I couldn't agree more 🙂

  9. Thank you, Laura–I agree, if the writing is getting done and there's time to do this well, it can be great to have a ready-made profile and demonstrable PR skills.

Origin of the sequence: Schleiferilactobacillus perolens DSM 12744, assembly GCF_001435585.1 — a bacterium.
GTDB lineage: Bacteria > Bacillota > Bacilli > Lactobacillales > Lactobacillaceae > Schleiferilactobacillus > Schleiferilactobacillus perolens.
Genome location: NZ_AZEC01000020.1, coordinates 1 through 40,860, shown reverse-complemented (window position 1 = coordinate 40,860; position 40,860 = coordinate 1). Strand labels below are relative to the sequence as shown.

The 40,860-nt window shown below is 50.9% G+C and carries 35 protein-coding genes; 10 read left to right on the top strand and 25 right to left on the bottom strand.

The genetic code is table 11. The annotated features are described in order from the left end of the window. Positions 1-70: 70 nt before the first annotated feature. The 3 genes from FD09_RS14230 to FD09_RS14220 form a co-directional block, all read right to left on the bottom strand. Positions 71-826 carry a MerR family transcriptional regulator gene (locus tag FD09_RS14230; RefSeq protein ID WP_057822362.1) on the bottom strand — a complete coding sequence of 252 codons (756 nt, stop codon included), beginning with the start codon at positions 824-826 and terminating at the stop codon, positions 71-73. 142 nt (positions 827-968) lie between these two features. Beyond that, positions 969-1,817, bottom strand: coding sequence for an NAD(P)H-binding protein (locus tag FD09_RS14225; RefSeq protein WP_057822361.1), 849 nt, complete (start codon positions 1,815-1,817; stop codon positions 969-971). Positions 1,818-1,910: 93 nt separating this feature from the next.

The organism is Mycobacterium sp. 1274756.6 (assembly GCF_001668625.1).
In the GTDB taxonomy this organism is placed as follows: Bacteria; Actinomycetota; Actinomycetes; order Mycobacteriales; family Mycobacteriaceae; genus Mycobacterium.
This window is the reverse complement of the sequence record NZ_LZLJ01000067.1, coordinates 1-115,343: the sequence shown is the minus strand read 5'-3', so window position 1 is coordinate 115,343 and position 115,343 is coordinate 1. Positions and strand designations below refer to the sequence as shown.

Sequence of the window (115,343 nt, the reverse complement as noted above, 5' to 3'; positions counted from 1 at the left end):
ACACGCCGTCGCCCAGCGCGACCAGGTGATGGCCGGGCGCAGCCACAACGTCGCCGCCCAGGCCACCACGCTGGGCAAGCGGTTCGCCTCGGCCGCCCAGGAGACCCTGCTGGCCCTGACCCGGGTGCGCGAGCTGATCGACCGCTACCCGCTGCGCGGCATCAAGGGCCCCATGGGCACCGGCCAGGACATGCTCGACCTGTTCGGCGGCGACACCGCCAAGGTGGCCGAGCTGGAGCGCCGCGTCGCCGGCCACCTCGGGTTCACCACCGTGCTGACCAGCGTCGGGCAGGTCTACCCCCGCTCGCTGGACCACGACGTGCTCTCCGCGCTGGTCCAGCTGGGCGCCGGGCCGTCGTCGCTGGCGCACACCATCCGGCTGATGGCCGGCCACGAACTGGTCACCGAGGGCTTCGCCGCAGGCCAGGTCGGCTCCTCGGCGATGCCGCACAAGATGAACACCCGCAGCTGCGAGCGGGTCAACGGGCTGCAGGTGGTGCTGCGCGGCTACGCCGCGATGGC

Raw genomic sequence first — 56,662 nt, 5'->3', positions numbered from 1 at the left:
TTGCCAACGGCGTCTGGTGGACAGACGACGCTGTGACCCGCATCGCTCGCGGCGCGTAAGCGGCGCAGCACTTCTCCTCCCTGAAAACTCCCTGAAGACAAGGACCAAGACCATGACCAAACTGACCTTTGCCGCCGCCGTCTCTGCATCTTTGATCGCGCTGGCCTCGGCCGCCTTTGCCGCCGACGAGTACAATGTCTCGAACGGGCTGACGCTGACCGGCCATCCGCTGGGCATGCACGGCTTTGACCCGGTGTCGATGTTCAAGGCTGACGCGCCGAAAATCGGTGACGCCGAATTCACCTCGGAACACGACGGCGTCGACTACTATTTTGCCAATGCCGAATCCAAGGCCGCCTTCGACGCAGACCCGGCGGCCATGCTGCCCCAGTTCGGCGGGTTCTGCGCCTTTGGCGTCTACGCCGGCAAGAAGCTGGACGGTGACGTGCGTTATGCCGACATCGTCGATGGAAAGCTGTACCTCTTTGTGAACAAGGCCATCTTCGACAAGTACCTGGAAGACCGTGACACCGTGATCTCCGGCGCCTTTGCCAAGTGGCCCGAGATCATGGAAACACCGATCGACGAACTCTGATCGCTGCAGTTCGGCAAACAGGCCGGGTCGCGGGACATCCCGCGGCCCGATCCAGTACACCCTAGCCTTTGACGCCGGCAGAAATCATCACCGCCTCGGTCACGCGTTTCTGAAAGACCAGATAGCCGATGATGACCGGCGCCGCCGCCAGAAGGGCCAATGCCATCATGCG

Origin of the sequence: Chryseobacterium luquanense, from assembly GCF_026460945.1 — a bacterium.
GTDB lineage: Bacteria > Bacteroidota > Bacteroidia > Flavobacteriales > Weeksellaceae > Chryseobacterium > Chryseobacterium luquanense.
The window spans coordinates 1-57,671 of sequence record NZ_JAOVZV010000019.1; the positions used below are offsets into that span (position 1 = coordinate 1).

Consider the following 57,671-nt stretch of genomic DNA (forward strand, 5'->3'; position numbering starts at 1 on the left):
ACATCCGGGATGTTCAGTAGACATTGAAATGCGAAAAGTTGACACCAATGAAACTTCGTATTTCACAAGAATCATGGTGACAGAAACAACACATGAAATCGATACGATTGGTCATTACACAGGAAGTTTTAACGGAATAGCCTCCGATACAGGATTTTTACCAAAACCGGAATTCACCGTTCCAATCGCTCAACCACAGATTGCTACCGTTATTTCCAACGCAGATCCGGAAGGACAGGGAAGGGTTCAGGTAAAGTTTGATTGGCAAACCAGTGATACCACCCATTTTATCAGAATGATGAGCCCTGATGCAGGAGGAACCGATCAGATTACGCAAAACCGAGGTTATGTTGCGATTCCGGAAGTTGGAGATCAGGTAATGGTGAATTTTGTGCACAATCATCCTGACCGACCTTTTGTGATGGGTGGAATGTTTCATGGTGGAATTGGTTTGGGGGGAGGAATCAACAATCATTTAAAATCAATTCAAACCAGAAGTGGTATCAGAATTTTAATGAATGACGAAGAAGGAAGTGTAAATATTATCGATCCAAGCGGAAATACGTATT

10. As an agent, I think that a smart and savvy web presence, blog, and a targeted, carefully orchestrated campaign of self-promotion through social media are exactly what authors, whether new or early in their career (or later in their career, for that matter) should be doing. This kind of a campaign should not be at the expense of writing that great book, of course, and it has to be carefully calibrated and executed to be successful. However, it is not a coincidence that the most successful authors are those who have built this kind of an online platform, who participate in ongoing dialogues with their readers, and who are active in the online world. I have gone out with a number of outstanding middle-grade, young adult, and cross-over books and the fact the author had already built this kind of online presence and created a following pre-publication definitely made the difference between a fine deal and a stellar one with incredible house and marketing support. This has been a factor in Maggie Stiefvater's (SHIVER) and Jay Asher's (THIRTEEN REASONS WHY) success — from the publishing excitement they generated when their books were at auction, to the way their publisher's view them as real partners in the process and a very smart investment. There is already editorial interest in my client Lia Keyes' work both because of the glimpses of her outstanding writing that some editors have seen and because she has so successfully built this kind of web platform for herself in the course of creating a dynamic writing community.